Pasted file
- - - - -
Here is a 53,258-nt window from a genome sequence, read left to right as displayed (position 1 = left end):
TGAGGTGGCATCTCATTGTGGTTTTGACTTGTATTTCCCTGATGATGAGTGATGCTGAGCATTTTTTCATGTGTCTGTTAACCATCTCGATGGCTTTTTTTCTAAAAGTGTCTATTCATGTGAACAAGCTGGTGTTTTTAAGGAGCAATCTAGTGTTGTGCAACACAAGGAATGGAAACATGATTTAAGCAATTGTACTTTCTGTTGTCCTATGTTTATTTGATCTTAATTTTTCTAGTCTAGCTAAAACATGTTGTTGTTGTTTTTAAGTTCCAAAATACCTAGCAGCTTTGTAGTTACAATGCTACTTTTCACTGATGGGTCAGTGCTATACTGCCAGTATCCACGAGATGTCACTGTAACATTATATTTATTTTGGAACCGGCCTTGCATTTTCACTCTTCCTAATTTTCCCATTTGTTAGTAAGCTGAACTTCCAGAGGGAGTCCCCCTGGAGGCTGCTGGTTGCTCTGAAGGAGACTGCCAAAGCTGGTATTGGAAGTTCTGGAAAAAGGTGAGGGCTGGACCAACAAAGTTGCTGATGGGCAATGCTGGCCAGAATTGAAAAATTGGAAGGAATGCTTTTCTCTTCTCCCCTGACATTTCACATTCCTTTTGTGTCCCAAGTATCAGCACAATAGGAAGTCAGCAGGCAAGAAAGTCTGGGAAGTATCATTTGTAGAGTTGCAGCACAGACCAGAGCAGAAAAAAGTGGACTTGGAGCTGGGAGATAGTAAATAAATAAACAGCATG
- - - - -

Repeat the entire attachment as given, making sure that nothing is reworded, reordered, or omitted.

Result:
Here is a 53,258-nt window from a genome sequence, read left to right as displayed (position 1 = left end):
TGAGGTGGCATCTCATTGTGGTTTTGACTTGTATTTCCCTGATGATGAGTGATGCTGAGCATTTTTTCATGTGTCTGTTAACCATCTCGATGGCTTTTTTTCTAAAAGTGTCTATTCATGTGAACAAGCTGGTGTTTTTAAGGAGCAATCTAGTGTTGTGCAACACAAGGAATGGAAACATGATTTAAGCAATTGTACTTTCTGTTGTCCTATGTTTATTTGATCTTAATTTTTCTAGTCTAGCTAAAACATGTTGTTGTTGTTTTTAAGTTCCAAAATACCTAGCAGCTTTGTAGTTACAATGCTACTTTTCACTGATGGGTCAGTGCTATACTGCCAGTATCCACGAGATGTCACTGTAACATTATATTTATTTTGGAACCGGCCTTGCATTTTCACTCTTCCTAATTTTCCCATTTGTTAGTAAGCTGAACTTCCAGAGGGAGTCCCCCTGGAGGCTGCTGGTTGCTCTGAAGGAGACTGCCAAAGCTGGTATTGGAAGTTCTGGAAAAAGGTGAGGGCTGGACCAACAAAGTTGCTGATGGGCAATGCTGGCCAGAATTGAAAAATTGGAAGGAATGCTTTTCTCTTCTCCCCTGACATTTCACATTCCTTTTGTGTCCCAAGTATCAGCACAATAGGAAGTCAGCAGGCAAGAAAGTCTGGGAAGTATCATTTGTAGAGTTGCAGCACAGACCAGAGCAGAAAAAAGTGGACTTGGAGCTGGGAGATAGTAAATAAATAAACAGCATG